Take Home Book Bags are one of my favorite alternatives to homework for my second graders. They give my students the opportunity to read at home if they don’t have access to books, but also involves their families in the reading process. To learn more about the what and why of Take Home Book Bags, check out this post.
Today I want to share with you just where I get the materials for my Take Home Book Bags. Don’t worry, I don’t break the bank trying to do so!
For the actual book bags, I use the Store More Book Pouches. They are very durable and the materials all stay inside. These book pouches also stand up well on the bookshelf when I am storing them.
Ziplock bags or canvas bags also work well. Each bag gets a label so that it’s easy to locate on the bookshelf.
Can books get expensive? Yes, BUT, they don’t have to be! Here are a few tricks that I use to get them cheaply.
First, I dig through my classroom library. If there are any books that are not in great shape or if I have multiple copies, those go towards my book bags. Also, if another teacher in the building is cleaning out their classroom, they place books in the teacher’s room. I quickly grab these up!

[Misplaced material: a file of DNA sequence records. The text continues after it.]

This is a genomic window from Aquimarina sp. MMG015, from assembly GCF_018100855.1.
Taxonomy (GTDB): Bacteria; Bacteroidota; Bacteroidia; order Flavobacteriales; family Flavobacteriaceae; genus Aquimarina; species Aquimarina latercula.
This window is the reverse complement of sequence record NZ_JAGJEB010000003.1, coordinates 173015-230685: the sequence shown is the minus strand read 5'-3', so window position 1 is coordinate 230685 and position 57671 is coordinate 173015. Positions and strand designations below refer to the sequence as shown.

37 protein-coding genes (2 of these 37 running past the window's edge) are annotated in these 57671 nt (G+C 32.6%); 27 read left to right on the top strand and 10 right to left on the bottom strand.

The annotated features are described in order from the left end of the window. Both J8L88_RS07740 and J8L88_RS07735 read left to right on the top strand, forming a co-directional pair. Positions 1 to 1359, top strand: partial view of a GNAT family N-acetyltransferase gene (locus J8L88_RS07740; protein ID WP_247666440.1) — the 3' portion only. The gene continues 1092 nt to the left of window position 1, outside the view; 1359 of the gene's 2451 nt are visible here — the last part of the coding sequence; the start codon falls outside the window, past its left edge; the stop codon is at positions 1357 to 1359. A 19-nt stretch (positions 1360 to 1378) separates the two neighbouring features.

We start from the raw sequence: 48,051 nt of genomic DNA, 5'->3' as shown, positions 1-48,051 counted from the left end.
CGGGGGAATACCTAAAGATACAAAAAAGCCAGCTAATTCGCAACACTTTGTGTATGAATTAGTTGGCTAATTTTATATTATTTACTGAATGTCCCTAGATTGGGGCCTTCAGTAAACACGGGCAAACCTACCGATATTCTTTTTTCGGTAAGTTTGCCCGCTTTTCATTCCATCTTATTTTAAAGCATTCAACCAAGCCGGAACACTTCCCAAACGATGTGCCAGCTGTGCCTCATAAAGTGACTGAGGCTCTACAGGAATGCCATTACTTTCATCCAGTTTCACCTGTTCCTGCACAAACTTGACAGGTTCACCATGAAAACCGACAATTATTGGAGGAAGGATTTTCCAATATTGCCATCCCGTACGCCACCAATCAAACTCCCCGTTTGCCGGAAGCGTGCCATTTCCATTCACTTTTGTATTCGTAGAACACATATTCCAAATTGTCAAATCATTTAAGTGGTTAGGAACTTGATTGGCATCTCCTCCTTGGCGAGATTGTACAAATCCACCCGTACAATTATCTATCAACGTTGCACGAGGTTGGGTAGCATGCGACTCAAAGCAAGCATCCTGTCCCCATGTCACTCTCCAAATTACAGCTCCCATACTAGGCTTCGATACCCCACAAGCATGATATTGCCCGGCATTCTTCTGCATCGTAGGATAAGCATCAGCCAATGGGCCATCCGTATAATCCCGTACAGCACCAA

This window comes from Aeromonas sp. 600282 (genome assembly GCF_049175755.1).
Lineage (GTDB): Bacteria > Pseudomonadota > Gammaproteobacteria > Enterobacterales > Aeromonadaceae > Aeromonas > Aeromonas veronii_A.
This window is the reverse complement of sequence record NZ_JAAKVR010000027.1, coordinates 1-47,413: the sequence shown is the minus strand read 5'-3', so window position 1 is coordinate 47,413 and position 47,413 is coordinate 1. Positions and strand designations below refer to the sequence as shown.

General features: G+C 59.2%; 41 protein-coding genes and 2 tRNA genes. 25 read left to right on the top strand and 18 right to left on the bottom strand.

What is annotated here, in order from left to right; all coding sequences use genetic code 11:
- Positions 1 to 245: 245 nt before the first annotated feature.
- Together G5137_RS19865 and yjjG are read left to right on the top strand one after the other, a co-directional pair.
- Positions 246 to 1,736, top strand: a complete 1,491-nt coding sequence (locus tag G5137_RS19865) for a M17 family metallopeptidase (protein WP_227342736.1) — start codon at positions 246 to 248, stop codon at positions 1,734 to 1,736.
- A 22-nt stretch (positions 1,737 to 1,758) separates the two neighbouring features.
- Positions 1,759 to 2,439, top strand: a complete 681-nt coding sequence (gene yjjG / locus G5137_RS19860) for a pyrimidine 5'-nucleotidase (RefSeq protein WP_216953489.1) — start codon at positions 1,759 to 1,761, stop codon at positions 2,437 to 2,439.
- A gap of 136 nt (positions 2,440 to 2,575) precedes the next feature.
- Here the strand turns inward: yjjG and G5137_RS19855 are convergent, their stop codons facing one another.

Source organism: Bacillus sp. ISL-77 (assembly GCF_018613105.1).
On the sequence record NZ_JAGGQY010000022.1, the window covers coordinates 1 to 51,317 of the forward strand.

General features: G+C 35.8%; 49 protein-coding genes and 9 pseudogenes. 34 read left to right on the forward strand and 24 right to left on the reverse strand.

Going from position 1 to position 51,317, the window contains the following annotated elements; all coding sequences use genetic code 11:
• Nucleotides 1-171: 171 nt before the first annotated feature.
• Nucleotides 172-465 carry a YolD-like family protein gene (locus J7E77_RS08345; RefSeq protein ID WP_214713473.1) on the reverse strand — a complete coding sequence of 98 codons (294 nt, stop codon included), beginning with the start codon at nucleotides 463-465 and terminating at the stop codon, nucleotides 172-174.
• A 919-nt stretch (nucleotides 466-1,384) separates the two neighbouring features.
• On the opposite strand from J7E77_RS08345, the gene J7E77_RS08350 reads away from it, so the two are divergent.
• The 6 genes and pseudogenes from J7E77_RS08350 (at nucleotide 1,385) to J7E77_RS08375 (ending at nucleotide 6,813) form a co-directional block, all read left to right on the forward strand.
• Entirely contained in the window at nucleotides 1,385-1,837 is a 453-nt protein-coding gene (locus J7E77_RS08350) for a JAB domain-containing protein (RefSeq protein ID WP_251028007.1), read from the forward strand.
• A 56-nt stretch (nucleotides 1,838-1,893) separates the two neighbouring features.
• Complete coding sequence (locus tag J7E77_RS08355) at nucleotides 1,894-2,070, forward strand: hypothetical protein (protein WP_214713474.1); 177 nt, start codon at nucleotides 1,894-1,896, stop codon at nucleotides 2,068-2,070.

I also purchase a lot of my books from book sales at my local library. Hardcover picture books for 25 cents? Yes please! The books are used, but most are still in great shape.
Scholastic book orders are another great way to get books for cheap. You can get books for only a dollar or even for free if you use bonus points! I have found that the Scholastic Book Fair that we host at our school is often expensive, but the monthly book orders have some great deals.
I go into more detail about purchasing books for cheap in this post.
I create my own journal by printing writing pages and binding them into a book. I create one book per bag with enough response pages for each student. I copy the response pages back-to-back so that way there is extra space if a student needs it.
I know that some teachers have copy limits, though. The journals can also be created with a composition book or a spiral notebook. These can be snatched up for cheap from Target or Staples during Back-to-School sales. Sometimes as cheap as 5 cents! Keep an eye out over the summer for this deal.
This is super simple. I just use a pocket chart to track the bags! I believe my pocket chart is from the Dollar Section at Target. I then print out and laminate labels for each book bag and a set of class numbers. I place all the labels on the chart ahead of time and then my students get their number card when they come up to choose their Take Home Book Bag for the week.
I like to keep extras of all the game materials, journal pages and worksheets just in case something gets lost. I use file folders and this file bin that I already happened to have in my classroom. These materials could easily be stored in a binder or in a file cabinet. Or you could make the copies as they are needed.
Want to learn more about how I use Take Home Book Bags? Check out these links:
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